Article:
There’s something really cool happening in an old stucco’d building at 10th South and Main Street. The building that houses newly-opened SLC Eatery was formerly a rock shop. Apparently you could go in and buy rocks of all shapes and sizes, in varying colors, and from pretty basic to very fancy. Who knew.
The building is situated right between a motel and a used car dealership, in a (what should I call it) unique part of town for a restaurant. The area is slowly filling in with dining and drinking options, such as Proper Burger, Tinwell, and Fisher Brewery, but there is a way to go before this area is thought of as a culinary stronghold in SLC. At the restaurant there isn’t much in the way of parking (just plan to park on the street) and the restaurant’s website isn’t even done yet. Yet this quirky little spot has managed to generate more buzz in the few short weeks it’s been open that just about any other restaurant in my recent memory. And for good reason, because co-chefs and business partners Paul Chamberlain and Logan Crew are putting out some of the most unique, boundary-pushing food that we’ve seen in the city since the going-away of Forage. And did I mention they have a dim sum cart?
Santo Tacos sits in a nondescript building with strip-mall vibes. It’s in an odd part of town: north of the fair park, and right off the 1000 North exit of I-15. If you’re not looking for it, you’d likely miss it, camouflaged in with the barber shop, smoke shop, and quick stop convenience store.
The interior is light and bright, and is set up quick-service style. Signs point diners to the various locations along the line to order (“tacos order here,” “nachos order here,” etc.). The staff is busy, grilling various meats and building orders. Their menu states “tortillas recien hechas” (fresh-made tortillas), and that isn’t just lip-service: one employee stays busy full-time making the masa, putting it into the tortilla press, and bagging up for service.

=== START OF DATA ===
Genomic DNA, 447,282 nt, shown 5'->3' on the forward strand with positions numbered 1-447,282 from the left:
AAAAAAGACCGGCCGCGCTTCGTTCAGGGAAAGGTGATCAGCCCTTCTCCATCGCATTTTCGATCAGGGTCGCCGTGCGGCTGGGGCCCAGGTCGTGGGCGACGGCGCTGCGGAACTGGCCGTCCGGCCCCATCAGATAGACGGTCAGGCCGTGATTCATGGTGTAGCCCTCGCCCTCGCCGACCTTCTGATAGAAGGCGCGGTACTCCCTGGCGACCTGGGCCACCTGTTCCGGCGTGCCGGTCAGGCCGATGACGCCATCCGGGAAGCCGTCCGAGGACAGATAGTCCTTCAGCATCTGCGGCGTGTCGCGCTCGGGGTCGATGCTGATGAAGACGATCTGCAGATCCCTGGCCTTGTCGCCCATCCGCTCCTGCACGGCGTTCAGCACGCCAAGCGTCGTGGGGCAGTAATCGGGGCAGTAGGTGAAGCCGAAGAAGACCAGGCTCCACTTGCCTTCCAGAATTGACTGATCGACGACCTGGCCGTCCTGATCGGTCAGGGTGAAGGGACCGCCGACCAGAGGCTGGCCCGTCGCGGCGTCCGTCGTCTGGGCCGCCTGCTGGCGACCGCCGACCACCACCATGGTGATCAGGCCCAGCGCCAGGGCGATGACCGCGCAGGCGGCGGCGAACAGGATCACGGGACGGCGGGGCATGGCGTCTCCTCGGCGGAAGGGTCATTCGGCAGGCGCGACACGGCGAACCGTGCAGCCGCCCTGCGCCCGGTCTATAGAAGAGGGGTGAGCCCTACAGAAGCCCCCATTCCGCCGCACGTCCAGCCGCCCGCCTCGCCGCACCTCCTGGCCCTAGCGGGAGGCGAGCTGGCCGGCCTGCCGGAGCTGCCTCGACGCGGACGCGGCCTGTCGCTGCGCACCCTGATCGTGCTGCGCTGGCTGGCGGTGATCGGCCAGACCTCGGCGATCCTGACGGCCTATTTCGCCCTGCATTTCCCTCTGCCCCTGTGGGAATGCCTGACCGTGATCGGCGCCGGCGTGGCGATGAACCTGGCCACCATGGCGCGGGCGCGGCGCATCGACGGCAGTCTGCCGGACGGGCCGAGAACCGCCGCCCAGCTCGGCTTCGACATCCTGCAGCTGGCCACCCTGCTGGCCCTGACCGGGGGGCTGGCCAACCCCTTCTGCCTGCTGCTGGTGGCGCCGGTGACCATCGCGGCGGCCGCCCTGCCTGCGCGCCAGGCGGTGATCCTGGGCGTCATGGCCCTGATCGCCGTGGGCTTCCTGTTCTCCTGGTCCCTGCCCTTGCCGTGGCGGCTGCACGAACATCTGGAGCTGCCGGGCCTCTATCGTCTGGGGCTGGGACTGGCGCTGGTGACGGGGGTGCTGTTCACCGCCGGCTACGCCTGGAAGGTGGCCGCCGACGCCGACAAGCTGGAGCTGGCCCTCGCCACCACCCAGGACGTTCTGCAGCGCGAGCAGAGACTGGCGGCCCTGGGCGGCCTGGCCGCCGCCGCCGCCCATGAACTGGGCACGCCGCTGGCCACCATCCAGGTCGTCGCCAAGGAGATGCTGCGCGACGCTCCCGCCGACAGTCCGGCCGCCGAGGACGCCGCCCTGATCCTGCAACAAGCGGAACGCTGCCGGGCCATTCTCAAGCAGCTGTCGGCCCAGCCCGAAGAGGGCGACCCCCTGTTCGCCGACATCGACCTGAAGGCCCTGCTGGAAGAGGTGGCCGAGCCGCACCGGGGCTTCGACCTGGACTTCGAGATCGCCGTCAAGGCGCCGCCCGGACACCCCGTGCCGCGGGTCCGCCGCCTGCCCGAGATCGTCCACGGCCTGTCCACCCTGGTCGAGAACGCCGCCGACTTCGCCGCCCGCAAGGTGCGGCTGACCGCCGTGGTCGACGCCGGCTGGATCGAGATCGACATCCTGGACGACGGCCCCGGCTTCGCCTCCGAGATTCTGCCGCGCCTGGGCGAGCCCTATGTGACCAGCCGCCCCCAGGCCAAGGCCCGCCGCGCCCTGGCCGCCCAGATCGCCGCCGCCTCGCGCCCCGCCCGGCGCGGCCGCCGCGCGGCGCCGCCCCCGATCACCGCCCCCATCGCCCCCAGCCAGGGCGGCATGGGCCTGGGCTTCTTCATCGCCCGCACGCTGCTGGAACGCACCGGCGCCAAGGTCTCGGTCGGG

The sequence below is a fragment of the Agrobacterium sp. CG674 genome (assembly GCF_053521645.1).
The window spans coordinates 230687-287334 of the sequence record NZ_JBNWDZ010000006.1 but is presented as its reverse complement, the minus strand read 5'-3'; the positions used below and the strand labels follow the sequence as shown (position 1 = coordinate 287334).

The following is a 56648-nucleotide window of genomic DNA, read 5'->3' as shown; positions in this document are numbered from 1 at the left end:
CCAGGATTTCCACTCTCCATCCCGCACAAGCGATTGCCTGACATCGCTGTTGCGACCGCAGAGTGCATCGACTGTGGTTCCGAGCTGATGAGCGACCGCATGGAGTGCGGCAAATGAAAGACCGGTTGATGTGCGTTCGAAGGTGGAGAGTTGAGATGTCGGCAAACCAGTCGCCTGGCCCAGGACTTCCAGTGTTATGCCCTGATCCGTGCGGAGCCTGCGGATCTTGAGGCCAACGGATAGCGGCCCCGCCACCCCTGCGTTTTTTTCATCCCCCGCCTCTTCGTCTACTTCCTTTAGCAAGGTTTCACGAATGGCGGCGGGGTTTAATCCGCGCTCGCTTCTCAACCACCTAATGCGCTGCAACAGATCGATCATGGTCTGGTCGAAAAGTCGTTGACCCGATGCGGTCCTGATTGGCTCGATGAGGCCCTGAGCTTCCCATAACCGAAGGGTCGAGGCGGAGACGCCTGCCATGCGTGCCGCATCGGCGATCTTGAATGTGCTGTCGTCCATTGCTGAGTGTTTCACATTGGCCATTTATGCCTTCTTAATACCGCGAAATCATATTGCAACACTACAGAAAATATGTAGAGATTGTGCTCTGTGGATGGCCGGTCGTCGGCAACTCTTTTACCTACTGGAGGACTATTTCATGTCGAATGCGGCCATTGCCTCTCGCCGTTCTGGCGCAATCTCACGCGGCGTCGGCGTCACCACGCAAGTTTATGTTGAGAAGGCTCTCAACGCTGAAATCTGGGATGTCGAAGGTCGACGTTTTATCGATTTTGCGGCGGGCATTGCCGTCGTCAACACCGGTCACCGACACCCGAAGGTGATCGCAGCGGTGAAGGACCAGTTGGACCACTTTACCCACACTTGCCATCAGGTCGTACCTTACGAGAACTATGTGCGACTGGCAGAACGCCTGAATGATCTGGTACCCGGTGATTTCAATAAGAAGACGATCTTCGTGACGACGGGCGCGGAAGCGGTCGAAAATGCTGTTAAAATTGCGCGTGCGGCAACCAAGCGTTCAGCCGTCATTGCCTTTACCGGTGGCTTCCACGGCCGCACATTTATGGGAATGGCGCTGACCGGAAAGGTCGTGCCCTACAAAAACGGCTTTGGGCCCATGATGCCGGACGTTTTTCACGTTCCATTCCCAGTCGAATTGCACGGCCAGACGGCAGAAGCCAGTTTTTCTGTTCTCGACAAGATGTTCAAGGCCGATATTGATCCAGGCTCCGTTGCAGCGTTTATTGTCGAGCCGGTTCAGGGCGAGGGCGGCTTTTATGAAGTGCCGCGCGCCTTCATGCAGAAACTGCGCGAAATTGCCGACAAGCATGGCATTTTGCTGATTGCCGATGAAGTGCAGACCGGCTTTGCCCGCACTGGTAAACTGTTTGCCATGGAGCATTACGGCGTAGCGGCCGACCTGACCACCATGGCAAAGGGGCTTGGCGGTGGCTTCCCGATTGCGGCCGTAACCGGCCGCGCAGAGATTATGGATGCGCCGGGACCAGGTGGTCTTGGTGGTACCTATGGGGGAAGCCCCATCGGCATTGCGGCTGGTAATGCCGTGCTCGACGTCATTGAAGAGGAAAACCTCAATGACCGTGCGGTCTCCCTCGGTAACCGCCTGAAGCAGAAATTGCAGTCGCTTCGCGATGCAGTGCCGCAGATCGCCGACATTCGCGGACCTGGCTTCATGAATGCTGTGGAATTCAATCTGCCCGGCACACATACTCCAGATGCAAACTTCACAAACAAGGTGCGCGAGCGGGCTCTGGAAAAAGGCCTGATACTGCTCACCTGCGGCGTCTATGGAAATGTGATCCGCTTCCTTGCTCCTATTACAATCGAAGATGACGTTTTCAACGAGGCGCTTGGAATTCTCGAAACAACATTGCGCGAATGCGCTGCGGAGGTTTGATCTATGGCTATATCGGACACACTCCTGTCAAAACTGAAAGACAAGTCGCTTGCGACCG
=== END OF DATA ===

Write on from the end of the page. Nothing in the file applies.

Hoof & Vine is offering a dinner for two for $100, which includes a starter to share, salad course, a steak flight featuring a 44 Farms bavette, C.A.B. tenderloin, and Piedmontese top sirloin. Dessert is a chocolate caramel tart. Optional wine pairing is $50 per guest. Give them a call at (801) 569-4645 or online at hoofandvine.com
Tin Angel is offering a four course dinner, with one of the courses served in the dark. This special menu will run 2/14-2/16 and is $50 per person and $25 for a four-course specialty wine and cocktail pairing.
Pago is offering an $85 per person tasting menu, with an optional $40 wine pairing. Tax and gratuity not included. See menu below.
“Ok, I’m going to go curl up in a corner and die,” I said to my wife. We had just consumed the equivalent of a VW Beetle, but in cookies. And that was just the cookie from Goodly. We had two more to go. And we did it all for you, dear reader. You see, there’s been a surge of late-night cookie delivery businesses in Salt Lake City. Yes, you read that right: you can now order cookies without even leaving your couch, and they will be delivered to your door within an hour, piping hot and ready for you to drown your sorrows in a warm pile of butter, sugar, and chocolate.
Super Bowl Sunday doesn’t have to be exclusively fueled by delivery pizza or chicken wings. Restaurants and shops in Salt Lake and Park City are offering a wide variety of meals and snacks for the big game this Sunday.
Salt Lake City
Caputo’s Market is offering a wide variety of cheeseboards, charcuterie, and other dining options. To get more ideas, swing by their shop or call and chat with their catering specialists. Caputos.com